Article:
If you are wondering how it works, Timmy is heavily based on jsoup and json-lib, two libraries used for parsing information from the web. To be sure that Timmy is for you, I invite to go check out the list of websites supported. At the moment, it already supports a number of major online retailors such as Amazon, eBay, Gamestop, PlayStation Store, Steam, etc.

To conclude, Timmy is definitely one of those original software which deserve more attention from the public. Yes the interface could be a lot sexier, maybe with more icons and less of a Java default GUI feel. But the concept is very good, and from the changelog, it seems that the development is headed towards the right direction. I really hope that the project will grow and get the supports from the public it deserves.

As a potential idea for a future feature, the price comparator I use the most is which is specialized for dematerialized video game from major shopping platforms. It would be awesome to have that kind of data available from Timmy.

Anyway, what do you think of this project? Is it something you would use on a daily basis ? Let us know in the comments.

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Adrien Brochard

I am a Linux aficionado from France. After trying multiple distributions, I finally settled for Archlinux. But I am always trying to improve my system by stacking up tips and tricks.

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5 thoughts on “How to monitor online prices on Linux

  1. Timmy doesn't seem to be free software. The Bitbucket page doesn't contain source code (nor does it have any license information). Please add this information at the beginning of the post, so people don't waste time on this.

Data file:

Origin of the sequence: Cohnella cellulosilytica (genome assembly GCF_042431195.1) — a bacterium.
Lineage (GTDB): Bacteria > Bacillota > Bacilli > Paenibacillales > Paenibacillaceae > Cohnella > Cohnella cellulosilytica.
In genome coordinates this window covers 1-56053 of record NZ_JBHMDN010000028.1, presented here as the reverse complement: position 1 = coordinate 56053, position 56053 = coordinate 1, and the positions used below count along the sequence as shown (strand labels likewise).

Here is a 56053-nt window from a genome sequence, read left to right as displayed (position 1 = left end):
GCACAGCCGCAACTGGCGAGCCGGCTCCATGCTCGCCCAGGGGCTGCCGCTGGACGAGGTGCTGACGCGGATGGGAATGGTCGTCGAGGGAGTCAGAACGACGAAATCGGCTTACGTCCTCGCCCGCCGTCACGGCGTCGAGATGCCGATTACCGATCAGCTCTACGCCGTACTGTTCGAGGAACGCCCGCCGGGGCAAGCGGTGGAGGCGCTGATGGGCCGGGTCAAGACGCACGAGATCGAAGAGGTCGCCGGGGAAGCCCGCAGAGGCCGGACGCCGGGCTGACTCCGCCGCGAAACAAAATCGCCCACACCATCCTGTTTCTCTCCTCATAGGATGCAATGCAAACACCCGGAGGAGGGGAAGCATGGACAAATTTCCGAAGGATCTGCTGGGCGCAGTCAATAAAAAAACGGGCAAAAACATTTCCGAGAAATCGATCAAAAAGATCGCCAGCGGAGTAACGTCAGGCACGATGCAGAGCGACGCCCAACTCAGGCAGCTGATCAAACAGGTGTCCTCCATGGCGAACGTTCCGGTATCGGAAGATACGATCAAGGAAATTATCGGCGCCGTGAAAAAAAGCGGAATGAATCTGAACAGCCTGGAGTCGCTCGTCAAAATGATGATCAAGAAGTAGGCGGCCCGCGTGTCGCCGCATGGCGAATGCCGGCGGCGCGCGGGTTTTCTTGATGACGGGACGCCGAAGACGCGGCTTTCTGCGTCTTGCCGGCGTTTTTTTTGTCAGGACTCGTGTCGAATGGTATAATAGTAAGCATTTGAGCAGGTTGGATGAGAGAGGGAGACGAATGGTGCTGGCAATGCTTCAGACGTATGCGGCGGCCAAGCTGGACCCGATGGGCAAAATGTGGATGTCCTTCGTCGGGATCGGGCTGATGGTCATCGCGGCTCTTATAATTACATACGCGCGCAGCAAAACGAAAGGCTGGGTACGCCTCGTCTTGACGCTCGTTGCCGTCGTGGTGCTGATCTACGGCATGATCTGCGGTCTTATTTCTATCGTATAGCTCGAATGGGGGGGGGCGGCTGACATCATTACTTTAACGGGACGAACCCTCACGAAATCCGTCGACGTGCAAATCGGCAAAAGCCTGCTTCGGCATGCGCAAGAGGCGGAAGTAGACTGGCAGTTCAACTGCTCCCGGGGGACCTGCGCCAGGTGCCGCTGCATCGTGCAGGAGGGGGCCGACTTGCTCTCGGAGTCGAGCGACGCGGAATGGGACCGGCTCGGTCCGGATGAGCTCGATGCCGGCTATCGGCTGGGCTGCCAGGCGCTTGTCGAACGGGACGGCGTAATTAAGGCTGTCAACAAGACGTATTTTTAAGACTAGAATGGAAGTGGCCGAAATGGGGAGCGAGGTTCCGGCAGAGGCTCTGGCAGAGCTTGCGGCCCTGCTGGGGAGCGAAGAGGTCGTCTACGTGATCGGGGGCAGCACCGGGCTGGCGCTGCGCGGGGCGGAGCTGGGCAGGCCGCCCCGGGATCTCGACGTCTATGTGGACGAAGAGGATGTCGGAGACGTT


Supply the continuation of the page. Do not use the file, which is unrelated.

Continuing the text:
• "Timmy is a completely free program created entirely by Red Squirrel."

      It is freeware, but not open-source as you pointed out. Article updated to clarify.

      • I saw that line in their website, but without a proper license the user cannot know what is allowed to to with the program. Thank you for updating the article.

  2. You could give a bit more emphasis to the fact that it only works with a restricted list of shops.

    OK, a couple of the on-line shops are a couple of the biggies, but beyond that they are fairly eclectic. That can be a good thing if you really happen to want the same items, from the same locality as the original author, but the fact is that 99% of people won't want that and it won't be all that useful to them.

    As it seems to work by 'screen scraping' various prices from this list (17, at time of writing) shops, here is a suggestion: Document how it works, make it open source and let other people write their own 'price filters' for it, so that it works with the on-line shops that really interest the majority. Otherwise, it will remain obscure and will do exactly what the original author wanted and nothing more.

    Oh, and by the way, products of this kind are troubled by unreliability; the shop changes the format of the web page, and a decimal point in the reported price moves a couple of places, or you compare apples with oranges, so this kind of product can only really be used as a general indication, not as a definitive price finder.